Search Images Maps Play YouTube News Gmail Drive More »
Sign in
Screen reader users: click this link for accessible mode. Accessible mode has the same essential features but works better with your reader.

Patents

  1. Advanced Patent Search
Publication numberUS3076862 A
Publication typeGrant
Publication dateFeb 5, 1963
Filing dateOct 20, 1960
Priority dateOct 20, 1960
Publication numberUS 3076862 A, US 3076862A, US-A-3076862, US3076862 A, US3076862A
InventorsEduard Luedicke, Medwin Albert H
Original AssigneeRca Corp
Export CitationBiBTeX, EndNote, RefMan
External Links: USPTO, USPTO Assignment, Espacenet
Circuit supporting apparatus
US 3076862 A
Abstract  available in
Images(1)
Previous page
Next page
Claims  available in
Description  (OCR text may contain errors)

Feb. 5, 1963 CIRCUIT SUPPORTING APPARATUS Filed Oct. 20, 1960 E. L-uEDlcKE ETAL 3,076,862 Y United Stats This invention relates generally to apparatus for supporting printed circuit boards and interconnecting conductors. More particularly, the invention relates to highfrequency circuit supporting apparatus adapted to cooperate with insulated conductors to form shielded transmission lines therewith of a predetermined, desired characteristic impedance. The circuit supporting apparatus of the present invention is particularly useful for supporting very high-frequency circuits in a manner to prevent interferential stray inductances and capacitances.

Circuits designed to operate at very high frequencies, in the order of hundreds of megacycles, for example, require the use of interconnecting conductors that prevent cross-talk and undesired stray inductances and capacitances. In other words, these high-frequency circuits require interconnecting conductors that are shielded transmission lines of a predetermined, desired characteristic impedance. At these very high frequencies, the dimensions of a conducto-r, -its shielding, and its position in a circuit are critical if unwanted phase shifts and cross-talk are to be prevented. It has been proposed to interconnect high-frequency printed circuits with shielded cables of the coaxial type, that is, with transmission lines having inner and outer concentric conductors separated by an insulating material. However, the use of these relatively bulky transmission lines for interconnecting small, high-frequency, circuit components is somewhat unwieldy.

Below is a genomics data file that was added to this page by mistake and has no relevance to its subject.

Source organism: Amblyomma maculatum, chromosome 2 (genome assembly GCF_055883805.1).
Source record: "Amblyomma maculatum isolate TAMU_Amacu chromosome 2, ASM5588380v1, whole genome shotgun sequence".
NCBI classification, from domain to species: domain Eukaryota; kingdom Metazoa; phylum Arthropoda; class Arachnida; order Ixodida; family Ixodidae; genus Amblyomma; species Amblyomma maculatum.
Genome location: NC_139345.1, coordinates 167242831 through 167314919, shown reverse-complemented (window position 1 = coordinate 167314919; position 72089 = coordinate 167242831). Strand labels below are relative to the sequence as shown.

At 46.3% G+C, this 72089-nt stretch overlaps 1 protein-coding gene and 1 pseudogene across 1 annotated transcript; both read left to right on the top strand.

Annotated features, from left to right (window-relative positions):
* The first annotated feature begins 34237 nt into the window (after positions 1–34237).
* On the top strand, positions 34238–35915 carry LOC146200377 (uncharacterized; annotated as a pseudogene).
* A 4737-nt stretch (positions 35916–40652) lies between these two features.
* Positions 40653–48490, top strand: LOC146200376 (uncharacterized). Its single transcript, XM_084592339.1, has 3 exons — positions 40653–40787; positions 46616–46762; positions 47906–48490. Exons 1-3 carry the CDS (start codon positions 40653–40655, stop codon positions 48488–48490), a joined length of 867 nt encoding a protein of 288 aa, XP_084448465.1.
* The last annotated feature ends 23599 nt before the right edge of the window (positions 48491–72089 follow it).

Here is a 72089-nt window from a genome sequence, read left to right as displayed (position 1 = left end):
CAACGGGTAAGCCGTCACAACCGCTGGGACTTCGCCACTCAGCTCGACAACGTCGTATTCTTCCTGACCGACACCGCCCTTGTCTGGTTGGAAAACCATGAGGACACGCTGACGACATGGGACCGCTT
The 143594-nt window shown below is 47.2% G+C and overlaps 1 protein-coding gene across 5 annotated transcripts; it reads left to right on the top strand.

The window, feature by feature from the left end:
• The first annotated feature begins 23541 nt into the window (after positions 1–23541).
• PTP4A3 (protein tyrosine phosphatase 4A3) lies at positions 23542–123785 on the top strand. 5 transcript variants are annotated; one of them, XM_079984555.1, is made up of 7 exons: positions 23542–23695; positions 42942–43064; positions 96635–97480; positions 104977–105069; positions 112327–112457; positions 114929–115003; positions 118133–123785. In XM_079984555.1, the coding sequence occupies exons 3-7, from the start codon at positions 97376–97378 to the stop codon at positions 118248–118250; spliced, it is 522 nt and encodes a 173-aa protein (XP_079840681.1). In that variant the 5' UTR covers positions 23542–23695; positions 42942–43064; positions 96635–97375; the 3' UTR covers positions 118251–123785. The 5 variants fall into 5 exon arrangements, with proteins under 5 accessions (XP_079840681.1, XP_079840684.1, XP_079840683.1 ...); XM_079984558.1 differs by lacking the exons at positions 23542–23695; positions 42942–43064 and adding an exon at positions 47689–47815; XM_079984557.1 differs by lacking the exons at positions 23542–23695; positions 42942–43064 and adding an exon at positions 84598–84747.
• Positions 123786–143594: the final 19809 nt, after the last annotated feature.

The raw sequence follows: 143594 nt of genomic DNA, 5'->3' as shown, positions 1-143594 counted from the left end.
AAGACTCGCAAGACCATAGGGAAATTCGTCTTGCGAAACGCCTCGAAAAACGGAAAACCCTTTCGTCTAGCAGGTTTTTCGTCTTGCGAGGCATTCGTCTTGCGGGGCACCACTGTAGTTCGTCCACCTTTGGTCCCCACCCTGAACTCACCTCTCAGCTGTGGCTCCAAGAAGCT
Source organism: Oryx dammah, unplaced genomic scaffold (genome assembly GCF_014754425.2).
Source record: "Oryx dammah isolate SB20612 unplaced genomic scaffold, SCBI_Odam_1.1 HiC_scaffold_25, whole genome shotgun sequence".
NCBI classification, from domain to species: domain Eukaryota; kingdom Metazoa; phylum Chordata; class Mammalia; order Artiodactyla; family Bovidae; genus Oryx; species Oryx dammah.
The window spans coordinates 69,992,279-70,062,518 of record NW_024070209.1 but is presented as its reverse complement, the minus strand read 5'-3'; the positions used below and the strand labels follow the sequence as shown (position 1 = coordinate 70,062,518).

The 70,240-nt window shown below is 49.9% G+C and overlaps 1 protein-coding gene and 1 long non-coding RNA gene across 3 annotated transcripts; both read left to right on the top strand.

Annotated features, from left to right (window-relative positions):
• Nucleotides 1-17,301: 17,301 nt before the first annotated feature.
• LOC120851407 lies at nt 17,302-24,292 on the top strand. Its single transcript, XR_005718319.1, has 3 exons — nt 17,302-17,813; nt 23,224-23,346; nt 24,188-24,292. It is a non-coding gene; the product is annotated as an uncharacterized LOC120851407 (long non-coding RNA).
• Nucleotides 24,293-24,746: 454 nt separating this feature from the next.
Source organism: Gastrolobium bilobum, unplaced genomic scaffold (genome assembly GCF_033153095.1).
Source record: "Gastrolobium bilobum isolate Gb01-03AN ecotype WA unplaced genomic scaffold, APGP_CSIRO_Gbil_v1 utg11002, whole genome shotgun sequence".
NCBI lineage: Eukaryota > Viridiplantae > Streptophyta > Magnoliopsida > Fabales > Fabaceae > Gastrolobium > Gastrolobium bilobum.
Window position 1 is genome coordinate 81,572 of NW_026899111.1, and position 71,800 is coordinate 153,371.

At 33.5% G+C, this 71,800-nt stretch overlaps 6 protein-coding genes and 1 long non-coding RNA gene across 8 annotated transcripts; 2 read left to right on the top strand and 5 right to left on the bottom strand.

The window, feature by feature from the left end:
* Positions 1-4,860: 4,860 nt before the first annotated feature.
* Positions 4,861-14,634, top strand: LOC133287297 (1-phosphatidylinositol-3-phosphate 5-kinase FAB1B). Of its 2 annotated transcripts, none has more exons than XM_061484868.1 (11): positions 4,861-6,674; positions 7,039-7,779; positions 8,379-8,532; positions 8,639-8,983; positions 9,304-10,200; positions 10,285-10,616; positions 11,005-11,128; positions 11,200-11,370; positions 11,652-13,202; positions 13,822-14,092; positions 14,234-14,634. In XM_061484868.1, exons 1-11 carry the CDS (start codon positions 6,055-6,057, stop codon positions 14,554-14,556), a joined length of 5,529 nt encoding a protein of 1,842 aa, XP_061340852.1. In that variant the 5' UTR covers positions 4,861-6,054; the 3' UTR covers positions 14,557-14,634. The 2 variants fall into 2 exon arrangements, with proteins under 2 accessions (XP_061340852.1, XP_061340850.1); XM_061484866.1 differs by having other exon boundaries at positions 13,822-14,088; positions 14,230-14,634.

Accordingly, it is an object of the present invention to provide novel apparatus for supporting high-frequency circuits and for permitt-ing the use of relatively thin, interconnecting conductors in a manner that will prevent cross-talk and undesired stray inductanoes and capacitances.

Another object of the present invention is to provide novel circuit supporting appara-tus that will obviate the need for coaxial, interconnecting transmission lines by cooperating with linsulated wire to form a transmission line therewith of a predetermined, desired characteristic impedance, as required by the supported circuit.

Still another object of the present invention is to provide novel supporting apparatus for removably supporting printed circuit `boards and interconnecting, insulated Wires in a manner whereby conductors on the printed circuit boards and the Iinsulated Wires become transmission lines having both a desired characteristic impedance and a common connection.

A fur-ther object of the present invention is to provide novel circuit supporting apparatus that -is relatively simple in structure, easy to manufacture, and highly eiiicient in use.

In accordance with the present invention, the novel circuit supporting apparatus comprises, in its simplest form, a block member formed with at least one uniform channel therein. The channel is dimensioned so as to receive an insulated conductor snugly therein. The portions of the block member that dene the channel comprise electrically conductive material for shielding the insulated conductor and .for forming with the insulated conductor a transmission line having a predetermined, desired characteristic impedance. In another embodiment, the block member is formed with two sets of regularly spaced, parallel channels, one set of channels being relatively deep and disposed transversely to the other set of relatively shallow channels. Two or more block mematent bers may be =fired to each other to `form a oor and one or more walls, for example, so .that the shallow channels in one block member communicate with the shallow channels in an adjacent block member. Portions of each block member defining the channels comprise electrically conductive material. The shallower channels are adapted to receive printed circuit boards therein, and the deep channels, as well as the shallow channels, are adapted to receive snugly Itherein insulated conductors.